In People v. Hernandez, 80 Mich. App. 465, 467, 264 N.W.2d 343, 344 (1978), defendant was convicted of first-degree criminal sexual conduct. Defendant had inserted his finger into the victim's vagina to remove her tampon and then commenced to masturbate himself in her presence.Summary of this case from State v. Whetstine
Docket No. 29591.
Decided January 4, 1978.
Appeal from Oakland, Steven N. Andrews, J. Submitted October 6, 1977, at Lansing. (Docket No. 29591.) Decided January 4, 1978.
Andrew Hernandez was convicted of first-degree criminal sexual conduct. Defendant appeals. Affirmed.
Frank J. Kelley, Attorney General, Robert A. Derengoski, Solicitor General, L. Brooks Patterson, Prosecuting Attorney, Robert C. Williams, Chief Appellate Counsel, and Michael J. Modelski, Assistant Appellate Counsel, for the people.
Mintz McDonough, for defendant.
Before: D.C. RILEY, P.J., and J.H. GILLIS and R.M. MAHER, JJ.
Defendant was convicted by a jury of first-degree criminal sexual conduct, contrary to MCLA 750.520b(1); MSA 28.788(2)(1). He was subsequently sentenced to 3-1/2 to 20 years in prison. Defendant appeals as of right.
The charges against the defendant stem from an incident which took place in the late evening hours on December 16, 1975, in the City of Ferndale.
The complaining witness, while walking to a friend's apartment, was approached by a knife-wielding assailant who pushed her to the ground. The assailant molested and sexually assaulted the complaining witness before being chased from the scene by the screams of an area resident. Defendant was later arrested and tried for the offense.
Defendant first contends that the trial court erred in reading the information to the jury, inasmuch as the information was defective in alleging facts insufficient to constitute the charge of first-degree criminal sexual conduct, MCLA 750.520b(1); MSA 28.788(2)(1). Therefore, the information misled the jury as to elements of the offense charged therein.
Defendant, while cognizant of MCLA 769.26; MSA 28.1096, alleges that the defective information misled the jury from the very outset of the trial, constituting gross error and resulting in a miscarriage of justice as evidenced by defendant's subsequent conviction. Hence, no objection need be made at trial in order to preserve the issue for appeal.
The pertinent portion of the information as read to the jury states:
"That Andrew Hernandez * * * did, with another person, to-wit: Madelyn K. Wayne, engage in sexual penetration, to-wit: touching of complainant's primary genital area under the following existent circumstances, to-wit: defendant was armed with a weapon or any article used or fashioned in a manner to lead the victim to reasonably believe it to be a weapon."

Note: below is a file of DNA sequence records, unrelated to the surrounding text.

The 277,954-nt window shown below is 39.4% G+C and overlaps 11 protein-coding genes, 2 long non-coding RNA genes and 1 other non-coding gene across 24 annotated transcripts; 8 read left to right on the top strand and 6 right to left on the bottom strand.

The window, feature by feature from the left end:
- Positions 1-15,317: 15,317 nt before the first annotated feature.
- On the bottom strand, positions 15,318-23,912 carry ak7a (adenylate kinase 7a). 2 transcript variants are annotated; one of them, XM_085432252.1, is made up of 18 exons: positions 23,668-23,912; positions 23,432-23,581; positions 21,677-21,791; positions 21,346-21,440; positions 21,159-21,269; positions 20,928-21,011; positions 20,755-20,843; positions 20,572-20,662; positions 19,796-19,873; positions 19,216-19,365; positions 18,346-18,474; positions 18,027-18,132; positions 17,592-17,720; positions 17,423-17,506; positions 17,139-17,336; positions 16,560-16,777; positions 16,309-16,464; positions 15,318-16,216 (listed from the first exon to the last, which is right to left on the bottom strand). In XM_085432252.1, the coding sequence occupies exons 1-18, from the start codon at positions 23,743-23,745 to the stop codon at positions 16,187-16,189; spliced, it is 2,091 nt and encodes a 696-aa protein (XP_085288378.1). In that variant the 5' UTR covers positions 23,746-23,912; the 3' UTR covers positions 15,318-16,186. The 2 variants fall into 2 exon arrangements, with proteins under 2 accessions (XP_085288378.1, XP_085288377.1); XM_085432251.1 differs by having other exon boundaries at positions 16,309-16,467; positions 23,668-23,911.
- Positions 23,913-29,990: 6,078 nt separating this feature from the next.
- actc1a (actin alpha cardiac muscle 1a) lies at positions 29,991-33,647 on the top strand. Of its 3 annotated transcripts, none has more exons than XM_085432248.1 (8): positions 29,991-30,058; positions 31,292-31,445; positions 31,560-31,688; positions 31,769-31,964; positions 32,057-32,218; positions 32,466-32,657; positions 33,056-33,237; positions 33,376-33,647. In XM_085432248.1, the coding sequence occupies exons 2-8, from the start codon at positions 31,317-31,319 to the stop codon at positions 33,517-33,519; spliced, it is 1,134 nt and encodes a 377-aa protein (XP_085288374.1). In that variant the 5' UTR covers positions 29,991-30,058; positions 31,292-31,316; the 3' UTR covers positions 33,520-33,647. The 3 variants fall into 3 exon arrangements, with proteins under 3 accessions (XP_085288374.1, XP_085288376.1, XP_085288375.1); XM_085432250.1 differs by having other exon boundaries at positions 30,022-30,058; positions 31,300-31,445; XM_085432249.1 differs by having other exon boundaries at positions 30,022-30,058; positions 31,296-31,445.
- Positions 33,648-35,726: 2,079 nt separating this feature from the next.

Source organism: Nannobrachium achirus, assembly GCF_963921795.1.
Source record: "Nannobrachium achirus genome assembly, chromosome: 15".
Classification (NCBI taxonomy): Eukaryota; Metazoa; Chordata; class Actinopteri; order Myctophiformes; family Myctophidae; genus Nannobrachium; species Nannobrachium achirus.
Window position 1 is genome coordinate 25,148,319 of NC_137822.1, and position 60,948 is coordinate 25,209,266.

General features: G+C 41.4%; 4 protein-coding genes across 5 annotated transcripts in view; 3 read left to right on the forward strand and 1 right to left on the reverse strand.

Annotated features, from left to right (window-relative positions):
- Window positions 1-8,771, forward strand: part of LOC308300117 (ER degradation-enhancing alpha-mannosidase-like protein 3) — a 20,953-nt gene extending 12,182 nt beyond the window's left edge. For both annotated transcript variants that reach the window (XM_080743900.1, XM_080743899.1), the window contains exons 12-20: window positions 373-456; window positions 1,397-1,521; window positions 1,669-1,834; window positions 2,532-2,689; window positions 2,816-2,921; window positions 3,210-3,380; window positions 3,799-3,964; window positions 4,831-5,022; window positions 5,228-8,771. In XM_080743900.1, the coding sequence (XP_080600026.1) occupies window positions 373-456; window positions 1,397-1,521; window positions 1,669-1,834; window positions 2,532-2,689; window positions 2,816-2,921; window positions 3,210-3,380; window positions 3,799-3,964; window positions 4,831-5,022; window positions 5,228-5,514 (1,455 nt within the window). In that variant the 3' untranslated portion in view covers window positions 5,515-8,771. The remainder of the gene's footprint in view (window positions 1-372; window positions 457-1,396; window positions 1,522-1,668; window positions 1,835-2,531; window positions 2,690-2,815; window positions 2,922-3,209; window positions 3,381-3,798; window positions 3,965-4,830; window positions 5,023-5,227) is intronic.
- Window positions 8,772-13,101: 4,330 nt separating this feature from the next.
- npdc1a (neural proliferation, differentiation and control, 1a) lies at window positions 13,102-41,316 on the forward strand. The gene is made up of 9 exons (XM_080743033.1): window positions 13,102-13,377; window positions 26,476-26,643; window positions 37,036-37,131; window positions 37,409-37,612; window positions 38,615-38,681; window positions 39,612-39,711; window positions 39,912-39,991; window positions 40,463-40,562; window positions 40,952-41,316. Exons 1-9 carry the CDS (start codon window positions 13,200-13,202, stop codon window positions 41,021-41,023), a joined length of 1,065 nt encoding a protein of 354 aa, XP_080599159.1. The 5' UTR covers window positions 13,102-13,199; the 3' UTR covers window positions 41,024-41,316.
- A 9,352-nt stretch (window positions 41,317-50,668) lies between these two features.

Defendant was tried for violation of MCLA 750.520b(1) which states:
"A person is guilty of criminal sexual conduct in the first degree if he or she engages in sexual penetration with another person and if any of the following circumstances exist:
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"(e) The actor is armed with a weapon or any article used or fashioned in a manner to lead the victim to reasonably believe it to be a weapon."
It is quite clear that the information was defective in stating that the touching of the genital parts would constitute first-degree criminal sexual conduct. "Sexual penetration" is necessary in order to sustain such a charge.
However, no miscarriage of justice resulted from the defective information. The trial court, in reading the information to the jury, expressly indicated that the information contained only the charges brought by the prosecution. Specific definitions of the law applicable to the case were given to the jury by the trial court in the jury instructions. Moreover, pursuant to the jury's request, the court repeated these same thorough instructions during the jury deliberations. The trial court also instructed the jury to follow the law as given in the jury instructions.
Based upon this record, we fail to see how the jury was misled and find no reversible error on this issue.
Defendant next contends that the prosecutor's closing arguments went beyond the realm of the evidence presented at trial, and included statements of the prosecutor's own belief as to defendant's guilt and credibility, thus denying defendant a fair trial. We disagree.
A careful review of the record indicates that the prosecutor's remarks were based upon the testimony and evidence presented at trial. Such statements are clearly permissible in the prosecutor's closing arguments. In People v Cowell, 44 Mich. App. 623, 627-628; 205 N.W.2d 600 (1973), this Court considered the propriety of prosecutorial comments.